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    Reconciling Being a Jock with Being Gay

    By John Chen–

    During my 25 years of involvement in LGBT sports, I’ve met numerous such athletes who pass the “gaydar” test, but who felt great shame for their sexual desires. Their struggles are predicated by fear: fear of ostracism, fear of being wrong, and worst of all, fear of being hated. Many of them find their way to the gay mecca that is San Francisco seeking first-hand acceptance, tolerance, and sexual freedom.

    Andrew Bord was an all-American jock from rural New York where he lettered in football, basketball, and baseball. Growing up, Bord understood only three things: sports, religion, and family; nothing else at the time really mattered. On the outside, this self-described extraverted introvert was gregarious, handsome, intelligent, and full of promise. But, on the inside, Bord harbored self-loathing and an unspeakable secret.

    “I’ve always had an attraction towards men,” Bord told me for the San Francisco Bay Times. “I didn’t understand it, but thought it was normal until I hit puberty. Being an athlete, I was surrounded by many ‘guys’ guys’ who constantly made homophobic references, such as ‘faggot this and faggot that.’ Although I internalized all the disparaging remarks, [they] really [tore] away at me inside and made me feel more ashamed.”

    Through college, Bord tried to deal with his “eternal demon,” but to no resolution. Bord explained that he always had girlfriends, mainly because it was normal and all of his buddies had one. “I felt I was lying to the girls and to myself, and that wasn’t fair to anyone.” Over the years, he slowly but surely accepted himself, but only internally. Externally, he continued to lead a seemingly perfect, all-American life.

    “At one point, I just told myself I couldn’t do this anymore,” he said. Bord really wanted and needed to explore his sexuality on both the physical and social levels. “I started using a gay dating app and looked for guys into sports and cars just like me, to hopefully perhaps soften the blow. I started living a double life, where I learned to make excuses to my friends and family regarding my whereabout and what I was doing.”

    Hiding his first gay relationship wasn’t easy. That relationship failed because Bord couldn’t be honest with the people he loved. “He didn’t want to hide our relationship,” Bord said of his partner. “He was proud of us and wanted people to know we loved one another. But I wasn’t ready for that and essentially me forcing him to hide our relationship hurt him deeply.” Not long after, Bord told himself, “Enough is enough! I can’t hurt any more people because of my own internal frustrations.”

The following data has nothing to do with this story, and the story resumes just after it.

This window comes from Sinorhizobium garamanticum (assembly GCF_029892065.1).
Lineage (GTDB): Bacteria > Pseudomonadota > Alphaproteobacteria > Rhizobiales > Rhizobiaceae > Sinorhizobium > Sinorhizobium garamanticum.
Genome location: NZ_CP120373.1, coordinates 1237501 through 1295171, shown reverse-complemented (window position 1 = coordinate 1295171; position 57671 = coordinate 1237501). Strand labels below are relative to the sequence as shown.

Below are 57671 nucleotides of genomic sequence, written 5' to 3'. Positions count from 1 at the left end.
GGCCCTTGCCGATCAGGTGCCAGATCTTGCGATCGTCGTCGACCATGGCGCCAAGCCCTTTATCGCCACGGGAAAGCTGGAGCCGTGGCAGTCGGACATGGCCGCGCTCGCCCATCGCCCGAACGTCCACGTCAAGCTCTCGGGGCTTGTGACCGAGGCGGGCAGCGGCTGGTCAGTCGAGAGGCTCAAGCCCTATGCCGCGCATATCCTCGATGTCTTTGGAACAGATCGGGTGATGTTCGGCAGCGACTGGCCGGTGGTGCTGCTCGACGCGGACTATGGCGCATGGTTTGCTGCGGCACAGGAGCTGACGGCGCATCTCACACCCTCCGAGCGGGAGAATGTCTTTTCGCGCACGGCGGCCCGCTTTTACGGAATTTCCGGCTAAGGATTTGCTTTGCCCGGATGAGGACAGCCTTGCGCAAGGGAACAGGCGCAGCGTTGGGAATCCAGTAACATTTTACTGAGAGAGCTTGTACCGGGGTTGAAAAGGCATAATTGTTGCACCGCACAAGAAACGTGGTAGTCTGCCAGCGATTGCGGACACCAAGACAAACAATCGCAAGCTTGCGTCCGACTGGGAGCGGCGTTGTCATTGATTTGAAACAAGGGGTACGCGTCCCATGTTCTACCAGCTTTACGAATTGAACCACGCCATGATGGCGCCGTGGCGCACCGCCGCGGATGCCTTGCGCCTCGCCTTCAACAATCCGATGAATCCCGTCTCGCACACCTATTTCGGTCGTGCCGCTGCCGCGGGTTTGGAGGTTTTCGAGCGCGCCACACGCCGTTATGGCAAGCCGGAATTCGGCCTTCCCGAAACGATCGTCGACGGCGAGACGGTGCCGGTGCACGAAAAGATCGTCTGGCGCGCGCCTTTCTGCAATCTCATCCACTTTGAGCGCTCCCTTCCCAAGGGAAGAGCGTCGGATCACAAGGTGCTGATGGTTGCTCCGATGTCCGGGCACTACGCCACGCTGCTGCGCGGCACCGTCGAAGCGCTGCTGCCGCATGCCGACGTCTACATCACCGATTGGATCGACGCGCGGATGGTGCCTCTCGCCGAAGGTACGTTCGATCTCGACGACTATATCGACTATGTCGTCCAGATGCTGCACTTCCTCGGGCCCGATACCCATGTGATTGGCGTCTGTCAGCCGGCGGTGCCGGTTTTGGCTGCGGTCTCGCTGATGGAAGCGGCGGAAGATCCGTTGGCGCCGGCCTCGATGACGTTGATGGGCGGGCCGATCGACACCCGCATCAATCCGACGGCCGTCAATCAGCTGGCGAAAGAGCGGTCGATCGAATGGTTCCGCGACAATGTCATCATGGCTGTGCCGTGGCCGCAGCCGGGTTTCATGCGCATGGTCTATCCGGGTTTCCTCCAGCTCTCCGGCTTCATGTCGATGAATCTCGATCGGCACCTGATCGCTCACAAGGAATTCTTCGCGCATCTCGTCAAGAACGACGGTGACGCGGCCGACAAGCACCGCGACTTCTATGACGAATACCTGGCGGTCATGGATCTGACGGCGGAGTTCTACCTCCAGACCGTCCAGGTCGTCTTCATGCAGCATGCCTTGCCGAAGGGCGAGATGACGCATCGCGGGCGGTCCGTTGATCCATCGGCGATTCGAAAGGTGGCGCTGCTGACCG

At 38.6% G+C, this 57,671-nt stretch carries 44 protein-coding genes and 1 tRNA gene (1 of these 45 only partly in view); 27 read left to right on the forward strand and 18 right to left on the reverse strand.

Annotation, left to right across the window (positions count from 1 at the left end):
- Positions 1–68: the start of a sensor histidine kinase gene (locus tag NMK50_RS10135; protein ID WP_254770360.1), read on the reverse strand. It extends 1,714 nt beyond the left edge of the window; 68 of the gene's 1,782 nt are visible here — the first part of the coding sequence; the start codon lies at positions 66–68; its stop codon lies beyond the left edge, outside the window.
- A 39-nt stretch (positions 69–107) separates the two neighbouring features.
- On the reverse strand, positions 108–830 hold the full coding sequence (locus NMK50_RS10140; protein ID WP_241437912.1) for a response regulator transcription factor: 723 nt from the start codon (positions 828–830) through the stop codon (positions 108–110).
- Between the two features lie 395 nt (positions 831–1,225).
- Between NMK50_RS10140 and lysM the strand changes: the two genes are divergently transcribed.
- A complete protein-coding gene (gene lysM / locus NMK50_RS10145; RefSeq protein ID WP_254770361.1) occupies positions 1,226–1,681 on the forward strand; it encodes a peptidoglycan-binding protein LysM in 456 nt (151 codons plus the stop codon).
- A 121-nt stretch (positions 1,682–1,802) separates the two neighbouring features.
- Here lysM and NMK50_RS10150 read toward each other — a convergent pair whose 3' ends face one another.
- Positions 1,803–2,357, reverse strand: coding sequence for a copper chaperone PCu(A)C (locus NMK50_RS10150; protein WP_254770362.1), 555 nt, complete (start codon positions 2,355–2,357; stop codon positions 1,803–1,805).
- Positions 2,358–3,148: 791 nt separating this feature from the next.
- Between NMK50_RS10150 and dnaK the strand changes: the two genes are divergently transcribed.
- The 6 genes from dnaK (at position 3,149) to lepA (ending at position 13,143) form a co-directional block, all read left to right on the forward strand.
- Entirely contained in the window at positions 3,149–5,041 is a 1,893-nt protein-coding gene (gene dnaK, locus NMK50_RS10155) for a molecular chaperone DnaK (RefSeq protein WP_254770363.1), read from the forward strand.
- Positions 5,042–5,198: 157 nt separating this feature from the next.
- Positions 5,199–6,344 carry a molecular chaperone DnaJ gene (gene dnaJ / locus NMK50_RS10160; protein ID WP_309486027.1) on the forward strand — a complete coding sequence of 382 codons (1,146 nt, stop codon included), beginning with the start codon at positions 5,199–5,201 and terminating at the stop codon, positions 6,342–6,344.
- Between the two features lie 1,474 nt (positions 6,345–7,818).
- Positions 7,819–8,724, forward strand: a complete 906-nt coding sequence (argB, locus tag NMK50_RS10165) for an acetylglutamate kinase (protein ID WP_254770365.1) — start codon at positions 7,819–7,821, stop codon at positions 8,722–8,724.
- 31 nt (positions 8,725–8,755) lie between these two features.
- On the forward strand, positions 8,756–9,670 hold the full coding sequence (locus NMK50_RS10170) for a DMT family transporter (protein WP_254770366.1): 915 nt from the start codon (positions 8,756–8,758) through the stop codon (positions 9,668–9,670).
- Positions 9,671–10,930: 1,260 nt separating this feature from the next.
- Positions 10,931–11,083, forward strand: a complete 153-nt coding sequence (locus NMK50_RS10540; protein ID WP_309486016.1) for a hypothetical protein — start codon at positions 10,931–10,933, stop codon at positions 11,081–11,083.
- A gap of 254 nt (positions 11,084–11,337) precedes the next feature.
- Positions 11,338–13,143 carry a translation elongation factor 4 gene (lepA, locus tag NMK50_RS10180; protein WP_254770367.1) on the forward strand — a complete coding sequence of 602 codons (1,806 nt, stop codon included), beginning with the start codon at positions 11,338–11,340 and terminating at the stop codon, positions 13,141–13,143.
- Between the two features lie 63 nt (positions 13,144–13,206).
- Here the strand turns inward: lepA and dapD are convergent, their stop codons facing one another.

Bord officially came out three years ago, first to his best friend from high school, who ironically came out to Bord only a year ago. “My friend was like, ‘what the dude! Why didn’t you tell me then?’ I just wasn’t ready back then.”

    Bord eventually told his family, who took the news surprising well. “I am very lucky to have a supportive family,” he said. “Those who truly love me have accepted me, and that’s all that matters.”

    Although out and seemingly accepted in rural New York, Bord continued to hear voices behind his back. He felt something was missing, an emptiness that’s still difficult to describe. One day, he took a chance and messaged via a dating app a suave and handsome man, Alejandro Nuño, who was 3,000 miles away in San Francisco. The two Facetimed for hours, and then days, until they fell deeply in love on a faithful cold winter’s weekend in New York. Simultaneously, Bord also felt a deep social intrigue toward Nuño’s hometown of San Francisco, a city that he knew had a strong gay culture deeply rooted in history, acceptance, tradition, and activism.

    Against numerous objections, Bord knew that he had to come to San Francisco not just to be with Nuño, but also to be in a city that he feels a deep connection to, a city where he can truly be himself, and where he can grow as a gay man and feel at home. Today Bord lives with Nuño in an apartment with all of San Francisco in plain sight. “I can’t imagine living anywhere else and with anyone else,” he said. “The city has opened my eyes and connected me to the gay culture I’ve been missing.”

    “Andrew is a beautiful bud that is blossoming into an even more beautiful flower,” beamed a proud Nuño with downtown San Francisco in the background.

    John Chen, a UCLA alumnus and an avid sports fan, has competed as well as coached tennis, volleyball, softball and football teams.